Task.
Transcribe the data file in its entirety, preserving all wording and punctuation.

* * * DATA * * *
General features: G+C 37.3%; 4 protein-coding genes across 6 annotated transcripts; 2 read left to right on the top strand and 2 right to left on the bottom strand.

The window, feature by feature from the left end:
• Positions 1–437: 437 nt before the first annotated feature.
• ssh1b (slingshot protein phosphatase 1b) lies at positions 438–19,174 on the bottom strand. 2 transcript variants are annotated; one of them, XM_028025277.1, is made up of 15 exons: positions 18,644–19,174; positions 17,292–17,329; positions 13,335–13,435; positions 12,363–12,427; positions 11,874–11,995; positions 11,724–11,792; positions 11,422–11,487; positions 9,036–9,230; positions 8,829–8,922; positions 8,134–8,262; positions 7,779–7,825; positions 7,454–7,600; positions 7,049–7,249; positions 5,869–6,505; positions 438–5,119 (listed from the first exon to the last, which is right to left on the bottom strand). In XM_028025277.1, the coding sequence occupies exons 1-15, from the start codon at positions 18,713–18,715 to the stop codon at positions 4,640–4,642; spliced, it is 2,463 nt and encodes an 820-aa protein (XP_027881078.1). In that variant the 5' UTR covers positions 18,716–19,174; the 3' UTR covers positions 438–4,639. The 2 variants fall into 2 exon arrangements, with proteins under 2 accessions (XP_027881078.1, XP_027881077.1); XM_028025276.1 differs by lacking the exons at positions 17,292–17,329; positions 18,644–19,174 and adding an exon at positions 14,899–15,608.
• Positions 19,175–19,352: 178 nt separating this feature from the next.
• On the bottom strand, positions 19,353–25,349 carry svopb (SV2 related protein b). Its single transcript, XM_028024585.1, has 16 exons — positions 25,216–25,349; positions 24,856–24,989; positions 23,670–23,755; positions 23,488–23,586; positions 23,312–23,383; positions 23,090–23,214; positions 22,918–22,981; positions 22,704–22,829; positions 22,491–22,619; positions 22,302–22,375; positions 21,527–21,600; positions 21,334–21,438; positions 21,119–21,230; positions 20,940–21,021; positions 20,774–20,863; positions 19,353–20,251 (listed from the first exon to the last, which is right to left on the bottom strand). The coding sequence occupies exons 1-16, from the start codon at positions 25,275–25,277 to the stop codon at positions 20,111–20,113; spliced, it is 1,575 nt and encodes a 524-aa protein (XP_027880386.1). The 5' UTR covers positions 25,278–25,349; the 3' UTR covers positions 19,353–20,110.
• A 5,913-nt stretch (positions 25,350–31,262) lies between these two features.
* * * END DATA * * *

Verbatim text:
General features: G+C 37.3%; 4 protein-coding genes across 6 annotated transcripts; 2 read left to right on the top strand and 2 right to left on the bottom strand.

The window, feature by feature from the left end:
• Positions 1–437: 437 nt before the first annotated feature.
• ssh1b (slingshot protein phosphatase 1b) lies at positions 438–19,174 on the bottom strand. 2 transcript variants are annotated; one of them, XM_028025277.1, is made up of 15 exons: positions 18,644–19,174; positions 17,292–17,329; positions 13,335–13,435; positions 12,363–12,427; positions 11,874–11,995; positions 11,724–11,792; positions 11,422–11,487; positions 9,036–9,230; positions 8,829–8,922; positions 8,134–8,262; positions 7,779–7,825; positions 7,454–7,600; positions 7,049–7,249; positions 5,869–6,505; positions 438–5,119 (listed from the first exon to the last, which is right to left on the bottom strand). In XM_028025277.1, the coding sequence occupies exons 1-15, from the start codon at positions 18,713–18,715 to the stop codon at positions 4,640–4,642; spliced, it is 2,463 nt and encodes an 820-aa protein (XP_027881078.1). In that variant the 5' UTR covers positions 18,716–19,174; the 3' UTR covers positions 438–4,639. The 2 variants fall into 2 exon arrangements, with proteins under 2 accessions (XP_027881078.1, XP_027881077.1); XM_028025276.1 differs by lacking the exons at positions 17,292–17,329; positions 18,644–19,174 and adding an exon at positions 14,899–15,608.
• Positions 19,175–19,352: 178 nt separating this feature from the next.
• On the bottom strand, positions 19,353–25,349 carry svopb (SV2 related protein b). Its single transcript, XM_028024585.1, has 16 exons — positions 25,216–25,349; positions 24,856–24,989; positions 23,670–23,755; positions 23,488–23,586; positions 23,312–23,383; positions 23,090–23,214; positions 22,918–22,981; positions 22,704–22,829; positions 22,491–22,619; positions 22,302–22,375; positions 21,527–21,600; positions 21,334–21,438; positions 21,119–21,230; positions 20,940–21,021; positions 20,774–20,863; positions 19,353–20,251 (listed from the first exon to the last, which is right to left on the bottom strand). The coding sequence occupies exons 1-16, from the start codon at positions 25,275–25,277 to the stop codon at positions 20,111–20,113; spliced, it is 1,575 nt and encodes a 524-aa protein (XP_027880386.1). The 5' UTR covers positions 25,278–25,349; the 3' UTR covers positions 19,353–20,110.
• A 5,913-nt stretch (positions 25,350–31,262) lies between these two features.